A surprising clue to your blood pressure: it’s in your eyes
Whenever you visit the doctor, it’s likely that you’ll be asked to roll up your sleeve to have your blood pressure checked. It’s a simple and effective way to monitor cardiovascular health.
But what you may not know is that there’s another routine that can help doctors check your blood pressure. It’s your annual eye exam. By viewing the blood vessels in the retinas of your eyes, your eye doctor can look for early signs of high blood pressure, also known as hypertension.
The importance of detecting “the silent disease”
Because many with this condition lack symptoms, high blood pressure has been called the “silent disease.” According to the American Heart Association, it affects 76.4 million adults in the United States.(1) Yet more than one in five people don’t even know they have it.(2) Because high blood pressure can affect so many vital parts of the body, including the arteries, veins, heart, brain, and kidneys, early detection and treatment are especially important.
How high blood pressure can affect your vision
Blood vessels carry blood not only to and from your heart but also to your eyes. Due to their enormous demand for oxygen, tiny blood vessels above and below the eyes’ retinas can be easily damaged by high blood pressure. During a comprehensive eye examination, your eye doctor checks for the many subtle changes high blood pressure causes to the retina. This condition is known as hypertensive retinopathy. Obstruction of the veins and arteries in the retina can be temporary or permanent.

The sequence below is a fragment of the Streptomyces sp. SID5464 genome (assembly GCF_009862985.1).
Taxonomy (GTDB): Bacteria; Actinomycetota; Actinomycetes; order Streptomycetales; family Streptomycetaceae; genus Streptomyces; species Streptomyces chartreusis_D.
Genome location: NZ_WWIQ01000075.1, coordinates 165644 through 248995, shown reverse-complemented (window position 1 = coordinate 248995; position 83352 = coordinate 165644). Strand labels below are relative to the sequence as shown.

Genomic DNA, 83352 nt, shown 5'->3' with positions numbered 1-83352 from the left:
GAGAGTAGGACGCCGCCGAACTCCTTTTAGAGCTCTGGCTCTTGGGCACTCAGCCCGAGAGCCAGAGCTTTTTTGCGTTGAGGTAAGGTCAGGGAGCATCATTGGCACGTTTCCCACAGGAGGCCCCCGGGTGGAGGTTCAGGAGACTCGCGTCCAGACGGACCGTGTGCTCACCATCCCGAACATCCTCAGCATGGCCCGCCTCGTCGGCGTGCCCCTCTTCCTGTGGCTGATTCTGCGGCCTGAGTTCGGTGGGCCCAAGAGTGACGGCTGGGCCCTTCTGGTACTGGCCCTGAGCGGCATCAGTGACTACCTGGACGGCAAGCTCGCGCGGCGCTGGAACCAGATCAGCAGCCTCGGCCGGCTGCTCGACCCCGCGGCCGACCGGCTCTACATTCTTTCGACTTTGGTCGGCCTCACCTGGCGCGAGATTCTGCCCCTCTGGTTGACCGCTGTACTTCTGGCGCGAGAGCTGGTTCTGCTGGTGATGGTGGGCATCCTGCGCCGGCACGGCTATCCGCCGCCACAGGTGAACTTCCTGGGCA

High blood pressure is also linked to choroidopathy, which occurs when fluid builds up under the retina. The most common symptom of choroidopathy is distorted vision.
Optic neuropathy is another vision condition related to high blood pressure. It can be caused by blood flow blockage. The lack of blood supply can cause nerve damage resulting in the death of the receptor cells in the retina, creating vision loss and/or blindness.
Take care of your heart and your eyes
By maintaining a healthy lifestyle, you can help avoid risk factors that may affect heart health and vision.
- Exercise regularly
- Maintain a proper weight
- Eat a heart-healthy diet rich in omega-3 fatty acids, antioxidants, and soluble fiber
Consult your medical doctor before starting an exercise or diet program. If you detect any changes in your eye health that may indicate high blood pressure, your eye doctor can work with your primary care doctor to ensure you receive appropriate and timely treatment.
Don’t forget to see your eye care professional for regular eye exams. You’ll be helping your eyes and your heart.
1. “About High Blood Pressure,” American Heart Association, http://www.heart.org/HEARTORG/Conditions/HighBloodPressure/AboutHighBloodPressure/About-High-Blood-Pressure_UCM_002050_Article.jsp.
2. Lloyd-Jones D, Adams RJ, Brown TM, et al., Heart Disease and Stroke Statistics-2010 Update, A Report from the American Heart Association Statistics Committee and Stroke Statistics Subcommittee, Circulation, 2010, 121:e1-e170.
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